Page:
May 15, 1900: The Lumière brothers dazzle audiences at the Paris World’s Fair with films projected onto an enormous 82′ x 49′ wide screen.
May 17, 1912: Carl Laemmle oversees the merger of a number of independent production companies to form Universal Manufacturing Company.
May 18, 1912: The first feature film from what would go on to be a burgeoning cinema industry in India, Pundalik, opens in Bombay.
May 16, 1929: The Academy of Motion Picture Arts and Sciences holds the first Academy Awards ceremony at Hollywood’s Roosevelt Hotel.
May 21, 1942: For the first time, James Cagney attends the premiere of one of his films: the patriotic song-and-dance extravaganza Yankee Doodle Dandy.
May 15, 1948: A U.S. Supreme Court ruling against “monopolistic practices” will, over the next two years, force studios to divest themselves of their theaters.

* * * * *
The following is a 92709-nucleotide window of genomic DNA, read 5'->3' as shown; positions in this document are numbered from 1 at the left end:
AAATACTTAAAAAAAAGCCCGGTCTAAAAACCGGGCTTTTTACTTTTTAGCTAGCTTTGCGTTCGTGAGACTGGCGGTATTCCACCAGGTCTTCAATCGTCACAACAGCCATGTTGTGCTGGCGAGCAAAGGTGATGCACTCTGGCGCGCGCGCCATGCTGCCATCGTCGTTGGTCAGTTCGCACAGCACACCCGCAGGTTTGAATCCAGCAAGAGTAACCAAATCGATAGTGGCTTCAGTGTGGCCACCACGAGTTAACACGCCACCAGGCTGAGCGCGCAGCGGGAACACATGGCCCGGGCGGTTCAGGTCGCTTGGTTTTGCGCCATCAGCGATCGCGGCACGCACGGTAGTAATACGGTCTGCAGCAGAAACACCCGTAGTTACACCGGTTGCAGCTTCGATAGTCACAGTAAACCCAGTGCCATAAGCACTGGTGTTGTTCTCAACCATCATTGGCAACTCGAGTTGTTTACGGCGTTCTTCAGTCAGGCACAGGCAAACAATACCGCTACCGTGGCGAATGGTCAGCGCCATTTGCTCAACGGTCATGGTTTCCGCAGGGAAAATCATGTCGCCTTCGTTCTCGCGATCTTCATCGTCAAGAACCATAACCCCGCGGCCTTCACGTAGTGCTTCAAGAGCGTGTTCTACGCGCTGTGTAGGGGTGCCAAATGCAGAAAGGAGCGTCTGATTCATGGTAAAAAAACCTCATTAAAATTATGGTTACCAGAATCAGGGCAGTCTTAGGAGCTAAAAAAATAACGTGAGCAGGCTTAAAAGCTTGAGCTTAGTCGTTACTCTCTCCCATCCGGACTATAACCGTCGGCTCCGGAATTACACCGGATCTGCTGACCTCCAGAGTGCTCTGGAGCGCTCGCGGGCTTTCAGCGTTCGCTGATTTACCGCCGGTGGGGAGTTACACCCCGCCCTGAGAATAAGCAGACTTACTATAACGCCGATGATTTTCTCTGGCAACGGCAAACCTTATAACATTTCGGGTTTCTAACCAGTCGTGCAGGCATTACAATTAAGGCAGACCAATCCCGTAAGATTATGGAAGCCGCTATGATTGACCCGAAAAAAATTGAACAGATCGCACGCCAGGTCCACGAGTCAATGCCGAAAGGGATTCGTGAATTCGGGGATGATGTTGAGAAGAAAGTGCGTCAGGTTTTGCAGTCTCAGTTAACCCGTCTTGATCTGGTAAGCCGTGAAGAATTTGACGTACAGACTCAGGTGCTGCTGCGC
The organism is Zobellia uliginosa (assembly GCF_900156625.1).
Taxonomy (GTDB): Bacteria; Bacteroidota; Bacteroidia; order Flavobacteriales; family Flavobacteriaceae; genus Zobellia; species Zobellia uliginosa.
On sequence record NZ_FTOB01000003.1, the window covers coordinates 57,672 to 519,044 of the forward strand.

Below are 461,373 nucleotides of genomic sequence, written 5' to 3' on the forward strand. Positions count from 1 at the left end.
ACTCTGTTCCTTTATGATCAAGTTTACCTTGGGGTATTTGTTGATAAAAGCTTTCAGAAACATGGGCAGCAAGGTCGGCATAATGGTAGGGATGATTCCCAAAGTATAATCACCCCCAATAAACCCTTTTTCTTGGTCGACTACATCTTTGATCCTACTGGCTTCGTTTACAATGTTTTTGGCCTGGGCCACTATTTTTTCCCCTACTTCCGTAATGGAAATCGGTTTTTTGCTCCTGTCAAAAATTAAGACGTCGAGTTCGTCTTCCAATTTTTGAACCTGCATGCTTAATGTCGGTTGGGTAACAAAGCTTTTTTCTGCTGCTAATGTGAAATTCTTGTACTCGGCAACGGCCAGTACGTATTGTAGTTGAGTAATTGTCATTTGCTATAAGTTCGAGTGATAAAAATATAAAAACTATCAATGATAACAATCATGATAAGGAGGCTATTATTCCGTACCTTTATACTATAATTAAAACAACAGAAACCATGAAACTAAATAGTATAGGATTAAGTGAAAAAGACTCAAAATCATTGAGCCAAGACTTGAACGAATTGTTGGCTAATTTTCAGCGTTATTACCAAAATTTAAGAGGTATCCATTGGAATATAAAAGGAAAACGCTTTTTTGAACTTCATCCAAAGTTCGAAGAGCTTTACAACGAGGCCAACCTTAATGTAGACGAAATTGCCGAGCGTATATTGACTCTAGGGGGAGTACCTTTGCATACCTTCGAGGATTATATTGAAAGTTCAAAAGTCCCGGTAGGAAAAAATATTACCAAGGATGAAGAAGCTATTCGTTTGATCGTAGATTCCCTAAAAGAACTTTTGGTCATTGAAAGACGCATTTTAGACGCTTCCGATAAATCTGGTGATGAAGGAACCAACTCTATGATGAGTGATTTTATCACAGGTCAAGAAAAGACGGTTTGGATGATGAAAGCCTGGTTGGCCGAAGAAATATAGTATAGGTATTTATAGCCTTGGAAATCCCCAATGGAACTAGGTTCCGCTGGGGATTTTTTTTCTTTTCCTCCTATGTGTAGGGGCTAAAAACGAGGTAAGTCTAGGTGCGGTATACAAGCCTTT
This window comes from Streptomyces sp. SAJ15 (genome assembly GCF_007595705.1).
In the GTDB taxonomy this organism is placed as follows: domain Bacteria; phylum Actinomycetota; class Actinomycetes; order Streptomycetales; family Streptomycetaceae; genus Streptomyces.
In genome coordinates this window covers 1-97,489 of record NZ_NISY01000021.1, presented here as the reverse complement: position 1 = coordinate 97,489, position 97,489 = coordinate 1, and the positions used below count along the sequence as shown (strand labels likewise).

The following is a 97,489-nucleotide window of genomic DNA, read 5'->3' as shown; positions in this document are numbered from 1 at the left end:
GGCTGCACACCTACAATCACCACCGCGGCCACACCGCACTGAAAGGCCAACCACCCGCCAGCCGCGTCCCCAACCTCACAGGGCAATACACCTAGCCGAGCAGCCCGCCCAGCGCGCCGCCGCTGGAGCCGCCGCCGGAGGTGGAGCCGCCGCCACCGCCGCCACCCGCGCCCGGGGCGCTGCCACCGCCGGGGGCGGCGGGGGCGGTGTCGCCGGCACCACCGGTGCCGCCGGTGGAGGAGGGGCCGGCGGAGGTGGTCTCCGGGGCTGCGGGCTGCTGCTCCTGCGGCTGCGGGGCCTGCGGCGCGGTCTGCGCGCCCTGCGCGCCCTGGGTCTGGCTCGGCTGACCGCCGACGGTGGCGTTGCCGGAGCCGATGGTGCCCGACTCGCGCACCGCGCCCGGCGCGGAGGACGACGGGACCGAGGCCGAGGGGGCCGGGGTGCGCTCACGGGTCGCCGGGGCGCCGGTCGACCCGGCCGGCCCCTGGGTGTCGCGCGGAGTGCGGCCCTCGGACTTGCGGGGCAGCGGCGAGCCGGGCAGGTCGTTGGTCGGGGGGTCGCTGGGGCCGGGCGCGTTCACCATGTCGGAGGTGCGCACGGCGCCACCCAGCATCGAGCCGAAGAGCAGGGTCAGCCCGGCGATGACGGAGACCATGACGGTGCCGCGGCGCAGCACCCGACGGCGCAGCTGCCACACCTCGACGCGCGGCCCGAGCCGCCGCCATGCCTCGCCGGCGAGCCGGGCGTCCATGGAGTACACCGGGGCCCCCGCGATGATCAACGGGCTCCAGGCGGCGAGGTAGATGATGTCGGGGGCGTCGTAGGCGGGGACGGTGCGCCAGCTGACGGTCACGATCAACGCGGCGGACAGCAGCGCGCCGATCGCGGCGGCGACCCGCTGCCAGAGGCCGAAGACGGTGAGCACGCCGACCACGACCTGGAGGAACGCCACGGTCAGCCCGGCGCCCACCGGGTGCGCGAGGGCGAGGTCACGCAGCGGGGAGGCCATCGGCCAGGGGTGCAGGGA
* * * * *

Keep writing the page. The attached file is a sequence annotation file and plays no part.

May 21, 1952: Within one month of his appearance before the House Un-American Activities Committee, John Garfield dies of a heart attack at age 39.
May 21, 1958: An apparently unimpressed Universal opens Orson Welles‘ since-heralded Touch of Evil on a double bill on neighborhood screens.
May 21, 1983: The concluding film in the original “Star Wars” trilogy, Return of the Jedi, debuts.
May 20, 1988: Computer-generated “morphing” effects are used for the first time in director Ron Howard‘s fantasy-adventure Willow.
May 16, 1990: Muppet creator and family entertainment guru Jim Henson, 53, and actor-singer-dancer Sammy Davis, Jr., 64, die.
May 19, 1999: The long-awaited Star Wars, Episode I: The Phantom Menace sets an opening day box office record of $28.5 million.